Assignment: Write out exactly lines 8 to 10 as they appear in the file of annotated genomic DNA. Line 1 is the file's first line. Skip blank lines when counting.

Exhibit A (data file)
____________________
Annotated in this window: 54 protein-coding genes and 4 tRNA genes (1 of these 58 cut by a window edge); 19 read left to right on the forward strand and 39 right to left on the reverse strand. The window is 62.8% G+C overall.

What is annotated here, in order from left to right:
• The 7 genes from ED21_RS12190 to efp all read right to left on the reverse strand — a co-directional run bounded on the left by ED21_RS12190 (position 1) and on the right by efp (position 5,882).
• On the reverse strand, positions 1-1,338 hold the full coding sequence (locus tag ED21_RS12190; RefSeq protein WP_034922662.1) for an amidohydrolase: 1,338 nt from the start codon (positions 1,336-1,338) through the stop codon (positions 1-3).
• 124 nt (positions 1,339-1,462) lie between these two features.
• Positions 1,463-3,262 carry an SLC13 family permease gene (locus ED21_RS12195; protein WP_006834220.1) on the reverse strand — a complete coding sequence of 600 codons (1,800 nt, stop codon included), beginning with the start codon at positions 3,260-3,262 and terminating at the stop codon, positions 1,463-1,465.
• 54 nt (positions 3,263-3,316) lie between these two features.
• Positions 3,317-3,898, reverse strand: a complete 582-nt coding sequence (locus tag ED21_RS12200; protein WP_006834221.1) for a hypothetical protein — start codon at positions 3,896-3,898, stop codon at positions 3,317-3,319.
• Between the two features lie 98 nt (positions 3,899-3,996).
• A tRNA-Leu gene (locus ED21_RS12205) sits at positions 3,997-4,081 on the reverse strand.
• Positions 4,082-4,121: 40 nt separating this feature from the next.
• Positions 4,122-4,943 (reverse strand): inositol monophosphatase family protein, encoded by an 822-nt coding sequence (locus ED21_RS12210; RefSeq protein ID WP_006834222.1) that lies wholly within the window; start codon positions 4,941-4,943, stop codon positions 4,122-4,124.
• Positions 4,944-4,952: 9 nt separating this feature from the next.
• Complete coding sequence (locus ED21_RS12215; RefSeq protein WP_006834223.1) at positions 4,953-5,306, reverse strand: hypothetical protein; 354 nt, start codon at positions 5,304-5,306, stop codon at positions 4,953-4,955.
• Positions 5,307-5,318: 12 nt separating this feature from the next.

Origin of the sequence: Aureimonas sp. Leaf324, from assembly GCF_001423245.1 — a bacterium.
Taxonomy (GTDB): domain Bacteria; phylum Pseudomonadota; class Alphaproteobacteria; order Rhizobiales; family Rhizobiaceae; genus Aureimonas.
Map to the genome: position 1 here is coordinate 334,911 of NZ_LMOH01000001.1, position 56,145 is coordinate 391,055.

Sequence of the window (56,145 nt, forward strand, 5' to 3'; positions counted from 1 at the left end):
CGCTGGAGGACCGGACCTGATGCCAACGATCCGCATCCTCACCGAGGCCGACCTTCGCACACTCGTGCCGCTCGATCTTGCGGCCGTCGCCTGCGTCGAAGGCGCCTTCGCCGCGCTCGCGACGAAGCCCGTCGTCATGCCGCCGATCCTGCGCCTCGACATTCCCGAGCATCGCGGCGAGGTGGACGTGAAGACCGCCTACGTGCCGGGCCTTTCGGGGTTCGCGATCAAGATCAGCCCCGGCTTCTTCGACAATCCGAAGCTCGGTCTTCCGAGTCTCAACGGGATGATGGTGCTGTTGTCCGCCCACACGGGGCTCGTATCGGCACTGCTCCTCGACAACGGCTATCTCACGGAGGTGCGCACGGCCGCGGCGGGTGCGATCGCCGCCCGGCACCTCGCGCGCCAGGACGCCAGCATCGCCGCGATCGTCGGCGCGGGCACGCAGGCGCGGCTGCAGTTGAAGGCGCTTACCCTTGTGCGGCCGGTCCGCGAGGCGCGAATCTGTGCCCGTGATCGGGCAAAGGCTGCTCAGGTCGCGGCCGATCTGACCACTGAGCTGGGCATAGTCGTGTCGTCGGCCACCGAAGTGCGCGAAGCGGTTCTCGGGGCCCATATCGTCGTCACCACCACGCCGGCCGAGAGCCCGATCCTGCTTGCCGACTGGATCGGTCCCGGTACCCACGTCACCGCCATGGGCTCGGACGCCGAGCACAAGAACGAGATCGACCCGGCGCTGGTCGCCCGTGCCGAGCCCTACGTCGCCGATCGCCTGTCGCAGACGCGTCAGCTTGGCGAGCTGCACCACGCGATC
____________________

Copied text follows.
• Positions 3,317-3,898, reverse strand: a complete 582-nt coding sequence (locus tag ED21_RS12200; protein WP_006834221.1) for a hypothetical protein — start codon at positions 3,896-3,898, stop codon at positions 3,317-3,319.
• Between the two features lie 98 nt (positions 3,899-3,996).
• A tRNA-Leu gene (locus ED21_RS12205) sits at positions 3,997-4,081 on the reverse strand.